Introducing the “Welcome to Xojo” Bundle!

New to Xojo and looking for guidance? We've put together a terrific bundle to welcome you! Xojo Bundle

This bundle includes six back issues of the magazine -- all of year 20 in printed book and digital formats -- plus a one-year subscription (beginning with 21.1) so you'll be learning all about Xojo for the next year. It's the perfect way to get started programming with Xojo. And you save as much as $35 over the non-bundle price!

This offer is only available for a limited time as supplies are limited, so hurry today and order this special bundle before the offer goes away!

Recent issues

Article Preview

Buy Now

Issue 3.6


Get a Handle on Your Keyboard

How to take charge of your keyboard using the Windows API and REALbasic

Issue: 3.6 (July/August 2005)
Author: Hank Marquis
Author Bio: Hank Marquis has been using REALbasic since the very beginning. He is the author of a number of VB books and frequently speaks at REAL Software and Apple events. He is currently CTO of SlayFire Software Co., creating optimization and performance tools for REALbasic. Reach him at hank@slayfire.com or www.slayfire.com.
Article Description: No description available.
Article Length (in bytes): 14,029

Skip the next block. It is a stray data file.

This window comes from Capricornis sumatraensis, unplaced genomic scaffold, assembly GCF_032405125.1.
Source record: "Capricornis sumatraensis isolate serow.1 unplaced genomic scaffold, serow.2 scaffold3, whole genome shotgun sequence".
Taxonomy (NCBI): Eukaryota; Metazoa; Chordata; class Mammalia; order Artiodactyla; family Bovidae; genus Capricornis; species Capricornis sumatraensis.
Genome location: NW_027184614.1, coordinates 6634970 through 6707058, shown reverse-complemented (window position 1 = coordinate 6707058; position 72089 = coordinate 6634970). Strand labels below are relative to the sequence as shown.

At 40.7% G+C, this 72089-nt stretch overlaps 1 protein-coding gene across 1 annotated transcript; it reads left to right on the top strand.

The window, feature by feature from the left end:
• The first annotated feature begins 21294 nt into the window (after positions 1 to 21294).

Starting Page Number: 30
Article Number: 3613
Related Link(s): None

Excerpt of article text...

REALbasic provides several means for working with the keyboard. There is the KeyDown event and the Keyboard object for use in your applications. The KeyDown event occurs when the item with focus receives a message from the operating system indicating the user pressed a keyboard key. However, REALbasic only provides an event for KeyDown (the Windows WM_KEYDOWN message). Windows also has WM_KEYUP, WM_SYSKEYDOWN, and WM_SYSKEYUP messages, among others.

Using the Keyboard object, you determine if specific keys are pressed, or have been pressed. You can detect when a user holds down or has pressed-and-released a modifier key (Shift, Control, or Alt) alone or in conjunction with another key. However, there are often a number of things you need to accomplish that the stock Keyboard object does not provide. Some examples include setting Num Lock, Caps Lock, or Scroll Lock, or determining how many function keys a keyboard has.

For these and other keyboard manipulations, you will need to delve into the murky waters of the Windows API. Using the Windows API you can determine if the Caps Lock key is "On" or you can turn Num Lock "Off". REALbasic lacks a built-in method for setting keyboard key states. However, using the Windows API you can not only query the keyboard for any key's state, but you can also change or set any key's state.

Through the Windows API you can find out the keyboard's physical layout: number of function keys, layout, manufacturer, etc. You can also discover which Shift, Alt, or Control key is down (if any) -- left or right.

...End of Excerpt. Please purchase the magazine to read the full article.